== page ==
heavy smell of roasting coffee, for people use it as well as sell it. It is 
always roasted for home use to a nearly charred state, making the roast- 
ing process highly aromatic. It is served with a lot of sugar making it 
thick, black, and sweet, doing double duty as both drink and dessert. 

Because of the time we spent looking over a coffee plantation, we had 
to put up for the night in Yauco, which gave us a taste of life in a small 
town. Yauco doesn't know about tourists. We were surprised to find 
a choice of two or three small but clean hotels of limited facilities. We 
settled on the Hotel New York. 

The next day brought another long drive through the flower garden, 
with a touch of variety thrown in. We touched the sea at the port of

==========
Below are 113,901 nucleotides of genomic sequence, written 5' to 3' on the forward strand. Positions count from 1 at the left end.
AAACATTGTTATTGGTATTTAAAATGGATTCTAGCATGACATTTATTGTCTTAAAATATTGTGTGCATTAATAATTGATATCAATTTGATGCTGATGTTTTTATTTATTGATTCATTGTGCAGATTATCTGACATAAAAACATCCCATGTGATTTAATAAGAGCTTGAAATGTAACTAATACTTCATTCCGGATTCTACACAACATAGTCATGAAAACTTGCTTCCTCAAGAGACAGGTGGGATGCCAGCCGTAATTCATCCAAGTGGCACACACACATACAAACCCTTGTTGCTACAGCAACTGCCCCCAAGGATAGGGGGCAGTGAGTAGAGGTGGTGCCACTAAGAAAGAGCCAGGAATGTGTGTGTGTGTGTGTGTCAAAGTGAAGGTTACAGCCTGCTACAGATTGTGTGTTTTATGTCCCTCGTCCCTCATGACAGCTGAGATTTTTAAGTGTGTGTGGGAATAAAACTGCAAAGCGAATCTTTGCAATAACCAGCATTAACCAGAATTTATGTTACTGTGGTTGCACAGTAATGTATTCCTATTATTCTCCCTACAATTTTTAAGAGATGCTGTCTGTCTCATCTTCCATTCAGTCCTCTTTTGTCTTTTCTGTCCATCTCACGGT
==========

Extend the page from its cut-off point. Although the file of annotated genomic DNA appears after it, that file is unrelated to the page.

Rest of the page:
Guanica, where American troops first landed in the Spanish-American 
War. We passed, but did not pause at, one of the world's largest 
centrales or sugar refineries. Then we got a slight shock. We hit a spot 
of dry land, land with occasional cactus. We had nearly forgotten that 
these islands have dry spots, for Puerto Rico is more uniformly blessed 
with rainfall than any of the other islands. The day ended at San German 
on the Guanajibo River, and after seeing Ponce it was a surprising place 
to end a day. 

By the book, San German should be loaded with history. Two of its 
fine old churches date from 1511 and one of these, Porta Coelis, or Gate 
of Heaven, is so photogenic that it is perhaps one of the most photo- 
graphed spots on the island. Many of the families are as old as Ponce's 
First Families, and some trace a fanciful descent from a rich retired 


pirate who is said to have spent his declining years here. But San German 
is not a declining place now. A fine modern Polytechnic Institute is 
located here, and title town bustles with embroidery and handkerchief 
factories. We visited one of these to see long lines of girls at work at long